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Tigerlily's Orchidsby Ruth Rendell
Synopses & Reviews
Now in paperback from “unequivocally the most brilliant mystery writer of our time,” (Patricia Cornwell) a psychologically thrilling novel about the eccentric inhabitants of a London apartment building, the secrets they keep, and what they will do to hide them.
When Stuart Font decides to throw a housewarming party in his new flat, he invites all the people in his building—three flippant young girls, a lonely spinster, a man with a passion for classical history, and a woman determined to drink herself to death. After some deliberation, he even includes the unpleasant caretaker and his wife. There are a few other friends he’d considered inviting, but he definitely does not want his girlfriend Claudia there as he would also have to invite her lawyer husband. As it turns out, the party will be one everyone remembers.
Living in a building opposite Stuart’s, in reclusive isolation, is a young, beautiful Asian woman, known as Tigerlily. As though from some strange urban fairytale, she emerges infrequently, to exert a terrible spell. And Stuart’s worried parents have even more cause for concern about their handsome but hopelessly naive and under-motivated son.
Darkly humorous and piercingly observant of human behavior, Ruth Rendell has created an extraordinarily compelling story of our lives and crimes.
When Inspector Sejer receives a postcard with the message "Hell begins now," he sets out to uncover who's behind a string of cruel pranks that have thrown the peaceful town of Bjerkas into unrest, in this chilling new installment of the Inspector Konrad Sejer series from "the next Scandinavian literary superstar" (Chicago Tribune), acclaimed Norwegian mystery writer Karin Fossum.
“Pranks can have lethal consequences, even when they seem harmless to start with . . . A poison bonbon that ranks with the best of Ruth Rendell.”—Stephen King in Entertainment Weekly
One mild summer evening, a young couple are enjoying dinner while their daughter sleeps peacefully in her stroller under a tree. When her mother steps outside she is stunned: the child is covered in blood.
Inspector Sejer is called to the hospital to meet the family. Mercifully, the child is unharmed, but the parents are deeply shaken, and Sejer spends the evening trying to understand why anyone would carry out such a sinister prank. Then, just before midnight, somebody rings his doorbell.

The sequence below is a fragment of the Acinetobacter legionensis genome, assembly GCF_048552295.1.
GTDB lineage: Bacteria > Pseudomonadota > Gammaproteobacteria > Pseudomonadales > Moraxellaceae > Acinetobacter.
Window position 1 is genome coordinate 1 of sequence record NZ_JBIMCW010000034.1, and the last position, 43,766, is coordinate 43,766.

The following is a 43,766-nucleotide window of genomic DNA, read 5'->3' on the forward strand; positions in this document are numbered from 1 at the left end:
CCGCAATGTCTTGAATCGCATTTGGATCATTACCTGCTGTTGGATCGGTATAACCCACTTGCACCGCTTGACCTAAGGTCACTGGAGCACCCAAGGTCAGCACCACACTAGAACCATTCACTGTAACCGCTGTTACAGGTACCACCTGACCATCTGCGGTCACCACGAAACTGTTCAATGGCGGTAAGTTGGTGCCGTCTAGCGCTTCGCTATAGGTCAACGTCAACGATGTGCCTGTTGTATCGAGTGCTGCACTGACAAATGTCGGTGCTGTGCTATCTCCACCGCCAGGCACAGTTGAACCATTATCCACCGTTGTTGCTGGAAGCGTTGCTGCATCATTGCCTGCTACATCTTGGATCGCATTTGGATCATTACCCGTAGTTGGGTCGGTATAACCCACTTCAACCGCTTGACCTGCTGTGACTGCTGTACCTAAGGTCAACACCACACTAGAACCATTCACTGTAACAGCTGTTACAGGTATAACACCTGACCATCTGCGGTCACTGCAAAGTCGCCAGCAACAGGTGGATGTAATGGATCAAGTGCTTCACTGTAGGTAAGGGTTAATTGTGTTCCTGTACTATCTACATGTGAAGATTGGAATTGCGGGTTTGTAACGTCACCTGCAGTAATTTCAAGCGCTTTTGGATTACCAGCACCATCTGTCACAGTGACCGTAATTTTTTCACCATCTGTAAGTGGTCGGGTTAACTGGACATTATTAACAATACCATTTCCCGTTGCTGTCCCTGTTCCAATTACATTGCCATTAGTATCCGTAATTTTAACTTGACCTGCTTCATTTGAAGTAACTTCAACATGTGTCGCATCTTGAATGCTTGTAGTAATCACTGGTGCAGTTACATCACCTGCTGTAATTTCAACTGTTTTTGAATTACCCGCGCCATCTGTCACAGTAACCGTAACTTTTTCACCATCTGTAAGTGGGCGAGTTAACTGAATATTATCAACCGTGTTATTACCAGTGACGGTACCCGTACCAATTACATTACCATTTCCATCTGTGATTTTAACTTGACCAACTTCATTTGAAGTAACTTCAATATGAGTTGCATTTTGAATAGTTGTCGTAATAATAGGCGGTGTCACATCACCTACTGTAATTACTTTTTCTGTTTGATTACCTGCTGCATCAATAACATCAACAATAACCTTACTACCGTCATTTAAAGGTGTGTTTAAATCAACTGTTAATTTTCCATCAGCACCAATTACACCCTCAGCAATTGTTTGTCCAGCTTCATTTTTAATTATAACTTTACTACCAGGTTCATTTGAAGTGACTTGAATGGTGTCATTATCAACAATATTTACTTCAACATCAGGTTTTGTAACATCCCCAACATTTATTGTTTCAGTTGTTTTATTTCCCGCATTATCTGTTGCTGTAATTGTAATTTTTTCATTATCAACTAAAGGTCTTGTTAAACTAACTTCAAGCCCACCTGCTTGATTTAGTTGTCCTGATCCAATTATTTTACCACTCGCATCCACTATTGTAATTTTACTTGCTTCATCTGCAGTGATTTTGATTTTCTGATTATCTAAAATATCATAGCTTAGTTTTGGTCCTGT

No one is at the door, but the caller has left a small gray envelope on Sejer’s mat. From his living room window, the inspector watches a figure disappear into the darkness. Inside the envelope Sejer finds a postcard bearing a short message: Hell begins now.
“No one can thoroughly chill the blood the way Karin Fossum can . . . will put you away, no questions asked.”—Los Angeles Times
INCLUDES AN EXCERPT OF RENDELL’S FINAL NOVEL, DARK CORNERS
Is it dangerous to know too much about your neighbors?
When Stuart Font throws a housewarming party, he invites all the residents of his new building—among them, three flippant young girls, a lonely spinster, a man with a passion for classical history, and a woman determined to drink herself to death. He definitely does not want his girlfriend, Claudia, in attendance, as he would also have to invite her lawyer husband. But careful planning can only get a person so far. As it turns out, this party will be one everyone remembers.
Meanwhile, living in a town house opposite Stuart’s building, in reclusive isolation, is a young, beautiful Asian woman known as Tigerlily. As though from some strange urban fairy tale, she emerges infrequently to exert a terrible spell.
In Tigerlily’s Orchids, Ruth Rendell has written a darkly humorous and psychologically thrilling novel about the eccentric inhabitants of a London terrace—about the secrets they keep, and what they will do to hide them.
About the Author
Ruth Rendell (1930–2015) won three Edgar Awards, the highest accolade from Mystery Writers of America, as well as four Gold Daggers and a Diamond Dagger for outstanding contribution to the genre from England’s prestigious Crime Writers’ Association. Her remarkable career spanned a half century, with more than sixty books published. A member of the House of Lords, she was one of the great literary figures of our time.
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